Veterinary Assistant Program

The Veterinary Assistant Program is a great way to begin your career in animal healthcare.

Upon graduating from this two-semester program, you will be able to learn a wide variety of skills and techniques needed to become a globally-competitive veterinary assistant. Becoming a true veterinary assistant goes beyond the love of animals. While most of the actual work involves on-the-job training, most employers nowadays prefer potential hires to have prior experience in order to be considered for employment. Graduating from an accredited program for veterinary assistants will definitely give you the edge above the rest.

Wondering what’s in store in the vet assistant program? Read on to find out what you need to know before making that important decision…

 

What scholastic qualifications do I need?

 
veterinary assistant program

To be eligible to apply to a veterinary assistant program, you must first pass all your General Education courses. You must also be at least 18 years of age to qualify in some schools. On top of that, a solid GPA (Grade Point Average) and a flair for maths and sciences would also come in handy.

Studying for the program involves a lot of self-discipline and hard work. Competition can be fierce but by utilizing good study habits such as paying attention in class and taking down notes, you will be able to complete the program in no time.

 

How much does the vet assistant program cost?

An accredited veterinary assistant program may cost anywhere from $800 to $1600 per semester, with textbooks amounting up to $500. Other factors such as transportation, allowance, and lodging fees should also be considered.

Let’s face it, school tuition fees can get expensive—and even more so if you decide to study abroad.

But the good news is that many schools now offer scholarship programs and financial assistance to enrolled students. For the school of your choice, you can check their official website or call the admin office to ask for more information.

 

How long does a veterinary assistant program take?

Full-time students who take 15 credits per semester can expect to finish the program in a year. For working students, there is an option to enroll in the program on a part-time basis, with a minimum requirement of 9 credits per semester to stay in the program. The veterinary assistant program could also be used as a stepping stone to become a veterinary technician or veterinarian should you chose to pursue a higher level of learning in the future.

 

What if I had been working as a veterinary assistant for awhile now?

For those who have been practising as a veterinary assistant with at least 5 years of experience, the VetMedTeam offers an Experential Learner Option.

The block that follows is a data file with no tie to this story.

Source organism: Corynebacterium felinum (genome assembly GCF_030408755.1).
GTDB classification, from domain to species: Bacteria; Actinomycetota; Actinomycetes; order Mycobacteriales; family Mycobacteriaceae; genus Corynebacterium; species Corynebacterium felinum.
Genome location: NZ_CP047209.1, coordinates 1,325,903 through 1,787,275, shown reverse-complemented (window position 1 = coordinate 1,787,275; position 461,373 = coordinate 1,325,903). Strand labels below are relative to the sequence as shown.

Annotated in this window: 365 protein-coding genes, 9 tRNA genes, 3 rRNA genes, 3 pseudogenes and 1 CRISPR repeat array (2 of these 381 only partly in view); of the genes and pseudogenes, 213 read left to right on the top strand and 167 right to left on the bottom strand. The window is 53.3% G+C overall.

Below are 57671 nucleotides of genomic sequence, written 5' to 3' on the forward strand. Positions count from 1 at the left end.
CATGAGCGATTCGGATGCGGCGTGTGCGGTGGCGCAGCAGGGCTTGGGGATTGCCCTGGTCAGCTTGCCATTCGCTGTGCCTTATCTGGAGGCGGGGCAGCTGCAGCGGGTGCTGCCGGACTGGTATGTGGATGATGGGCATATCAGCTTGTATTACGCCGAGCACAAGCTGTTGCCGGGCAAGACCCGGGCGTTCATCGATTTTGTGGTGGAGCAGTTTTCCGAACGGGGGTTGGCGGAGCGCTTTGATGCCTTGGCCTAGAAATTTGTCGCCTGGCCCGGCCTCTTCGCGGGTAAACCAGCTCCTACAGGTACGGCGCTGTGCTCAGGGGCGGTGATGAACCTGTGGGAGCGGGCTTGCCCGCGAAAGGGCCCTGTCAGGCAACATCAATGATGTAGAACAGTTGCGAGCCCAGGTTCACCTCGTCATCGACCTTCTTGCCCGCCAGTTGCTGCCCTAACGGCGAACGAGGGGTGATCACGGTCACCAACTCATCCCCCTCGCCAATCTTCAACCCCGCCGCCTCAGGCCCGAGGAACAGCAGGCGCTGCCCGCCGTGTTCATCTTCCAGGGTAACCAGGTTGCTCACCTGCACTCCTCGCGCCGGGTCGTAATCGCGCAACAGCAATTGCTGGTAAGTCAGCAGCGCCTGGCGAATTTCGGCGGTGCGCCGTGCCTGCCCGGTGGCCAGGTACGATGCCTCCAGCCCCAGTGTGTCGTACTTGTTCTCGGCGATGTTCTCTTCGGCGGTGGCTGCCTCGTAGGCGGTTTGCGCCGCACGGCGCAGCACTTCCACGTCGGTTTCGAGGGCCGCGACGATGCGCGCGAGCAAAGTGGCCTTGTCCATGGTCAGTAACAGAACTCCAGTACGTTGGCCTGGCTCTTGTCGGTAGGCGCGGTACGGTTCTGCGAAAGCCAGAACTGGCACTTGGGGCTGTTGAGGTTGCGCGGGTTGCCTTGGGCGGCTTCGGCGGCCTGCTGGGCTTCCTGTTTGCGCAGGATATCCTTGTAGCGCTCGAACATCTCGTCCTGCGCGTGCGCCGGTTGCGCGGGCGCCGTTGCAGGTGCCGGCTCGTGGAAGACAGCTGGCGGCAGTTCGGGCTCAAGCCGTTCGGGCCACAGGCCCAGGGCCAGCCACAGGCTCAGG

Prospective students of this program must be working as a veterinary assistant for at least 20 hours a week in order to be qualified.

This is the only veterinary assistant program that has been approved by the NAVTA (National Association of Veterinary Technicians in America) education committee for assistant training.

 

What can I expect after completing a vet assistant program?

 
veterinary assistant program

Upon successful completion of a veterinary assistant program, graduates are able to:

• Accurately take vital signs and weights, administer medications, and reconstitute vaccines.
• Build a working knowledge of common animal diseases and their medical treatments.
• Carefully collect blood and tissue samples for diagnostic laboratory testing.
• Efficiently communicate with clients and obtain patient histories.
• Perform emergency treatment procedures such as first aid and wound-management.
• Meticulously transact business operations and maintain patient and facility records.
• Assist with physical exams and minor interpretation of XRAY films.
• Identify common animal companion breeds, their nutritional requirements and husbandry needs.

A veterinary assistant works with a veterinary technician under the guidance of a veterinarian, thus good oral and written communication is essential to ensure a smooth flow in the workplace.

Because a day’s work can be physically and mentally demanding, a sharp attention to detail and the ability to multi-task are also vital qualities that you must possess.

 

Bottom line

In the end, it all comes down to what your priorities are. If you’re still unsure about taking a veterinary assistant program, why not try volunteering at local shelters, rescue centers, clinics and hospitals?

That way you can start getting your experience in the animal care industry and learn from those around you. The experience will hopefully help you decide if becoming a veterinary assistant is really the path you want to take.

Completing a veterinary assistant program is definitely worthwhile and beneficial in the long run. The additional knowledge and training you obtain will give you the confidence you need on the job, making you a more valuable and indispensable member of the veterinary medical team.